Phyllis Dawson Clinic Report: So Many Jumps, So Little Time

Photo by Ian Bowman Photo by Ian Bowman

The cross country course at Phyllis Dawson’s Windchase Farm is extensive. I haven’t actually counted, but there must be hundreds of jumps spread out over the five different schooling fields. After 30s years of course development, Phyllis is literally running out of names for the jumps. Some of the names are quite specific, so navigation can be tricky. Directions at a Windchase schooling session may reference the species of the tree used to build the fence or the live tree standing next to it, so it helps to know the difference between a locust and a maple.

I’ve been fortunate enough to take many lessons from her and was thrilled to hear she was starting a short back-to-school clinic series. I immediately signed up with my OTTB, who’s about to run his first recognized Training.

Phyllis makes her expectations clear from the start. “Too often I see horses in cross country warm up running around on the forehand,” she said. She stressed the importance of establishing calm compliance to the aids and balance in the warm up. She recommended fieldwork, light flatwork practiced in the field with a jump saddle, as a method to achieve that. Due to several days of rain and unseasonably good footin,g I had spent most of the past week on fieldwork, so my guy warmed up like a handy hunter. Bonus!

The first jumping exercise gave us all a chance to practice our transition to coffin canter. Phyllis placed two sets of flags in front of a small jump at 12 and six strides out. We were to canter up the field in a forward tempo, make a sweeping turn, and complete our transition back to a coffin canter before the first set of flags. In this case we were aiming for an energetic nine-foot stride. We would know we were successful if it took six strides to get from the first flags to the second, and six strides again from the second set of flags to the jump.

Next she had us repeat the exercise starting from a gallop appropriate for each horse’s level and temperament. That was about 475-500 meters per minute for my horse, and our transition back to the shorter stride took slightly longer than the first time. Phyllis explained that the right canter for a given cross country jump varied depending on the nature of the fence and where the horse is in his training.

She added that shifting from cruising gallop to the jumping canter is the hardest part of cross country riding, and that the transition needed to be completed by the time we were six strides from takeoff. It was helpful to have the flags as a visual deadline for the half halt. Phyllis recycled her invisible fence dog training flags for the exercise, so the concept of buried electric wires added a definite sense of urgency.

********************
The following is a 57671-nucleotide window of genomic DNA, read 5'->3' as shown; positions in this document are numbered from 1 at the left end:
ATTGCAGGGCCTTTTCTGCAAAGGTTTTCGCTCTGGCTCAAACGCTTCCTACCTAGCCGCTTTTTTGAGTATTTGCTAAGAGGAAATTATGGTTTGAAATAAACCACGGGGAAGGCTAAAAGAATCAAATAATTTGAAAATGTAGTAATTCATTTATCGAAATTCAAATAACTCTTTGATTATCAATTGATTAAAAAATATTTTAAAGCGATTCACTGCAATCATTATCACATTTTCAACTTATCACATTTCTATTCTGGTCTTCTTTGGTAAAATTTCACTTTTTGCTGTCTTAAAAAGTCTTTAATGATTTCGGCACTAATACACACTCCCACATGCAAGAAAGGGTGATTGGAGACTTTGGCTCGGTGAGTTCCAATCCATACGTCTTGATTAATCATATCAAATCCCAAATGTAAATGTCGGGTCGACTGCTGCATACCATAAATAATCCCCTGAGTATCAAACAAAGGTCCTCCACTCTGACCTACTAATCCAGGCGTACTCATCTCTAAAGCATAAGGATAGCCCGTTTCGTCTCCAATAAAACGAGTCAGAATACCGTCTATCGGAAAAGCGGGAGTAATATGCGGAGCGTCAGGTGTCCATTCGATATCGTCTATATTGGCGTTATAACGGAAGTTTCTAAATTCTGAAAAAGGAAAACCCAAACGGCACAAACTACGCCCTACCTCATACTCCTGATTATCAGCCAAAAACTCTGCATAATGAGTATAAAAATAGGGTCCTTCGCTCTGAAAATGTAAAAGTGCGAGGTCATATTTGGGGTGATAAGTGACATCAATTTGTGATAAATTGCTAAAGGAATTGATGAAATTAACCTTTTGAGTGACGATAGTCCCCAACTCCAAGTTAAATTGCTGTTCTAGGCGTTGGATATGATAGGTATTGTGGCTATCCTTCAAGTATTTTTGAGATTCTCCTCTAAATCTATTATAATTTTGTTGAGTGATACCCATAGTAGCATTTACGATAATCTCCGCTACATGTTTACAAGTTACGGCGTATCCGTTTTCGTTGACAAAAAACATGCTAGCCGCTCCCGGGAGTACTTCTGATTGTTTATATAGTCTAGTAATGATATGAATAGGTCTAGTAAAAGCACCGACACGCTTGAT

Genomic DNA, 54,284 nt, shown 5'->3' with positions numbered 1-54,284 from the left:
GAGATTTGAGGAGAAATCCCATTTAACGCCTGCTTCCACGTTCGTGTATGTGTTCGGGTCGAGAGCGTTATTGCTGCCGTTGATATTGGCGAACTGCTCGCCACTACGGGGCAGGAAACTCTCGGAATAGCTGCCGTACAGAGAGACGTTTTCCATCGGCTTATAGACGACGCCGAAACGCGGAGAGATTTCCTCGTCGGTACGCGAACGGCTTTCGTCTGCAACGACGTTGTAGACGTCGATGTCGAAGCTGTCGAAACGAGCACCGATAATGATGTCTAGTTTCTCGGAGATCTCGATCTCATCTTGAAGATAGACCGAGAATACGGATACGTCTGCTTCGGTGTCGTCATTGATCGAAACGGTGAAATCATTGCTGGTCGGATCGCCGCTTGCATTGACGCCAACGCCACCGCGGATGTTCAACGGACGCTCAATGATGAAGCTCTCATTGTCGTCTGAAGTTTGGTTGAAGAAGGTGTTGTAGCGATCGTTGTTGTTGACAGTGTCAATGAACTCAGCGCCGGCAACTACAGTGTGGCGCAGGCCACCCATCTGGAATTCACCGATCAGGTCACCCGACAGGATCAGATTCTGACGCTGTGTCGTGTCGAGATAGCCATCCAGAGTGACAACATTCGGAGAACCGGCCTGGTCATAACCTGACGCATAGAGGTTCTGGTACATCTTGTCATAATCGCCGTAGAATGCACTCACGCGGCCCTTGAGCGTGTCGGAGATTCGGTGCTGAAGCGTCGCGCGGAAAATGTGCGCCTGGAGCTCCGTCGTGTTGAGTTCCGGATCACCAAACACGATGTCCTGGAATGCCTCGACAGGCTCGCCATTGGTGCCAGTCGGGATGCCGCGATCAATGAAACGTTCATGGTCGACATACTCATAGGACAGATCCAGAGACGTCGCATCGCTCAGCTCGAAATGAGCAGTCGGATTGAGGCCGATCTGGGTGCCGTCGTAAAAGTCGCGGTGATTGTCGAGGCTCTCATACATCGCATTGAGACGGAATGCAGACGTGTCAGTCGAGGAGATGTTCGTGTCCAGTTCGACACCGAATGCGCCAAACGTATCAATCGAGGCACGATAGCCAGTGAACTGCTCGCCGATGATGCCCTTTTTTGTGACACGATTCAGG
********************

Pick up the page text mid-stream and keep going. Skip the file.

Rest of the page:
Photo by Ian Bowman

Photo by Ian Bowman

The second warm up exercise used a row of five logs set at perpendicular angles to be jumped straight on an angle or as turning questions. Either way they look like an endless sea of lumber.

We were given the option of taking the angle or turning. If a horse rushed, Phyllis had the pair repeat the exercise on a variable cloverleaf pattern to discourage anticipation. It’s effective, but I’m always happy to finish the gymnastics and get on with the running and jumping. If I were a horse I would probably be jumping the cloverleaf pattern on a bi-weekly basis.

Finally we were allowed to jump all the things. Phyllis gave us courses to jump, but invited everyone to adapt difficulty up or down based on individual needs. We had opportunities to practice technical questions with a scaffolding approach where the difficulty increased gradually.

For example, we jumped a log uphill, rolled back and jumped it downhill, circled left and jumped a coop. Next we jumped the log downhill on a bending line right to the already familiar coop. If the horse was confident, we could jump the log down on an angle to the coop on an angle. Our day included bounces, combinations, a coffin, turning questions, a trakhener, a picture frame and lots of angles. We even angled the picture frame. I didn’t know that was a thing.

Photo by Ian Bowman

Photo by Ian Bowman

We had a super time with our new and improved gallop transitions. It’s such a fun light-bulb moment when a horse learns that gallop to half halt means it’s time to play Find the Jump. Having so many jumps in convenient proximity gives Phyllis an endless supply of turning combinations and angled related distances. One of the riders in a different session traveled three hours for the experience, and she was not disappointed. I know I wasn’t, and we’re looking forward to the next one.

Anyone who wants to join us can register at